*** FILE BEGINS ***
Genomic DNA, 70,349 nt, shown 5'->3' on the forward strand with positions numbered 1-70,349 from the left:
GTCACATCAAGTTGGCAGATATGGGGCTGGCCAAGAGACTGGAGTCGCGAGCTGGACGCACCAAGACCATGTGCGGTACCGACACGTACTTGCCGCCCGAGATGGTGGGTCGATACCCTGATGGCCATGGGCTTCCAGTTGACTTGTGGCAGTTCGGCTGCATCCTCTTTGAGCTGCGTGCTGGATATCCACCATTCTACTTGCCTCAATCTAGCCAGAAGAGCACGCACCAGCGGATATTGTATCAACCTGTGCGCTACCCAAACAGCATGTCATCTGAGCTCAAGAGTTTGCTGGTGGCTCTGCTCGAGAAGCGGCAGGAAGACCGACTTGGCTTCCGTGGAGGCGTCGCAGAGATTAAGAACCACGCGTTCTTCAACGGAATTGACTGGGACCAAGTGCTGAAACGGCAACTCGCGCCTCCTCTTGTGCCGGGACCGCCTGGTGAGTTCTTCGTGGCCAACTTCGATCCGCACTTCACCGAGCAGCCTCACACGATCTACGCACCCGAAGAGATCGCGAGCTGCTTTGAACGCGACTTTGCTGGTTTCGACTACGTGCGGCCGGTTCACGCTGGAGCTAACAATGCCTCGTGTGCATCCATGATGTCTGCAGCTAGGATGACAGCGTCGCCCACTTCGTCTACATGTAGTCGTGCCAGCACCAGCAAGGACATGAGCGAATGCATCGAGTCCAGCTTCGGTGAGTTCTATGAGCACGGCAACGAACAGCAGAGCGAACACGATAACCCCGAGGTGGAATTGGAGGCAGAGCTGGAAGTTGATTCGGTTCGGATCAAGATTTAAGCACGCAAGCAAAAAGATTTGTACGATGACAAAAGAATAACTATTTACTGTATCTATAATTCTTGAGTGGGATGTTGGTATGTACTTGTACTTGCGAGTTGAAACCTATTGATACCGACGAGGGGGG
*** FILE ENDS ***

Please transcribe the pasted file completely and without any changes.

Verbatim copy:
Genomic DNA, 70,349 nt, shown 5'->3' on the forward strand with positions numbered 1-70,349 from the left:
GTCACATCAAGTTGGCAGATATGGGGCTGGCCAAGAGACTGGAGTCGCGAGCTGGACGCACCAAGACCATGTGCGGTACCGACACGTACTTGCCGCCCGAGATGGTGGGTCGATACCCTGATGGCCATGGGCTTCCAGTTGACTTGTGGCAGTTCGGCTGCATCCTCTTTGAGCTGCGTGCTGGATATCCACCATTCTACTTGCCTCAATCTAGCCAGAAGAGCACGCACCAGCGGATATTGTATCAACCTGTGCGCTACCCAAACAGCATGTCATCTGAGCTCAAGAGTTTGCTGGTGGCTCTGCTCGAGAAGCGGCAGGAAGACCGACTTGGCTTCCGTGGAGGCGTCGCAGAGATTAAGAACCACGCGTTCTTCAACGGAATTGACTGGGACCAAGTGCTGAAACGGCAACTCGCGCCTCCTCTTGTGCCGGGACCGCCTGGTGAGTTCTTCGTGGCCAACTTCGATCCGCACTTCACCGAGCAGCCTCACACGATCTACGCACCCGAAGAGATCGCGAGCTGCTTTGAACGCGACTTTGCTGGTTTCGACTACGTGCGGCCGGTTCACGCTGGAGCTAACAATGCCTCGTGTGCATCCATGATGTCTGCAGCTAGGATGACAGCGTCGCCCACTTCGTCTACATGTAGTCGTGCCAGCACCAGCAAGGACATGAGCGAATGCATCGAGTCCAGCTTCGGTGAGTTCTATGAGCACGGCAACGAACAGCAGAGCGAACACGATAACCCCGAGGTGGAATTGGAGGCAGAGCTGGAAGTTGATTCGGTTCGGATCAAGATTTAAGCACGCAAGCAAAAAGATTTGTACGATGACAAAAGAATAACTATTTACTGTATCTATAATTCTTGAGTGGGATGTTGGTATGTACTTGTACTTGCGAGTTGAAACCTATTGATACCGACGAGGGGGG